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It’s a well known fact that women are very underrepresented in the theatre world, at both the playwright and director level. Even at the character level. As I move through this murky world trying to find a foothold, I’ve been thinking more and more about starting a women’s theatre group in Houston. Let me be clear about this – when I say women’s theatre group, I’m not referring to theatre that only talks about breast cancer and periods and how icky men are. I’m talking about theatre written by women. That would be the only common factor. Themes would run the gamut just like they do in “regular” theatre (in other words, plays written by white males). Contrary to popular belief, women actually do write more than weepy testimonials to the power of kitten kisses, sales on footwear and teenybopper giddiness of first loves. Yes, some women write about female stuff (Vagina Monologues comes to mind) but they also write about “regular” stuff too. Just like the menfolk. They write about the same shared experiences that many male writers do because, basically, we’re all living on the same hurtling lump of clay. Women writers might have some different viewpoints than their male counterparts, just like writers of different races or ages might have differing views. Just like one white male to the next might have differing views.

So, in the interest of research, I’ve been checking out the various women’s theatres/theatre groups around the country trying to get a handle on what they’re doing and how they’re making it happen. The most disturbing thing I’ve found: many of them are using their sexuality as a selling point. As THE selling point. It’s like they are saying the theatre they’re creating isn’t good enough on its own so they have to show their tits just to get people in the door. It’s pandering, and it’s bullshit. It’s unnecessary apologia. We know we’re not supposed to rally against the man’s theatre, so we’ll titillate you so you don’t get too mad. See? We’re just a bunch of pretty girls who aren’t threatening to you at all. Watch these tassels – I can make them spin in opposite directions.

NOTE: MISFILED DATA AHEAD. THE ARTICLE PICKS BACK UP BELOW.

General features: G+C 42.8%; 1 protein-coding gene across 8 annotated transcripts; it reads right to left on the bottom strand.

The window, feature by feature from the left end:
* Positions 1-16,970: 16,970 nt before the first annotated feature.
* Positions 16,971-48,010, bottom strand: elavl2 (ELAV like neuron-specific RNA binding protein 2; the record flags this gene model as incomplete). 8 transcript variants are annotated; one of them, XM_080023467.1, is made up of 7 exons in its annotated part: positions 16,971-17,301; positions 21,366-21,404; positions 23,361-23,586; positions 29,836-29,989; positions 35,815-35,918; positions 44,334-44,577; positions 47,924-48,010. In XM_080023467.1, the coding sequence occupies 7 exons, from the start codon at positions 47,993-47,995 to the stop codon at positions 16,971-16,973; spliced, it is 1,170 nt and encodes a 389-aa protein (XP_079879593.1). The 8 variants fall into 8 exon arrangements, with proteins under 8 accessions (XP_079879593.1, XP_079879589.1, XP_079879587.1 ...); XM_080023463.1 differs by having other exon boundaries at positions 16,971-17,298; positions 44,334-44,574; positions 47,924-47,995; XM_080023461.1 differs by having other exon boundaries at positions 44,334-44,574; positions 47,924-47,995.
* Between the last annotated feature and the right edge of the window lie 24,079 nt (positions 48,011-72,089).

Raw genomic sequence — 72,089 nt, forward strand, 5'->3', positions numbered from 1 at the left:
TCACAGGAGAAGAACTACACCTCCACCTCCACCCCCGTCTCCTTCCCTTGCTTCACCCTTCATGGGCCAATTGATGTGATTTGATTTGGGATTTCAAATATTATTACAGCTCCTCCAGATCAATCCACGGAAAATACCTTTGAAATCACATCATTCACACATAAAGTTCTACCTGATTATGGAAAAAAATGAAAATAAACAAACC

I understand what they’re doing, and I’m sure they’d have plenty of justifications if I were to call them up and call them out. Tell me how they’re flying under the radar (who wants to fly under the radar? blow that bitch up) or how women don’t have to give up their sexuality to be successful (I’ve yet to see a non-female or non-gay theatre have to hang their asses out to stay open) or blah blah blah. What these groups are telling me, basically, is that “fringe” groups have to bend over, preferably naked, in order to succeed. Bullshit. It’s laziness. Write and produce good theatre. You’ll find your audience. And you’ll be able to keep your ass in your pants and your tits in your grrrlll power shirt.

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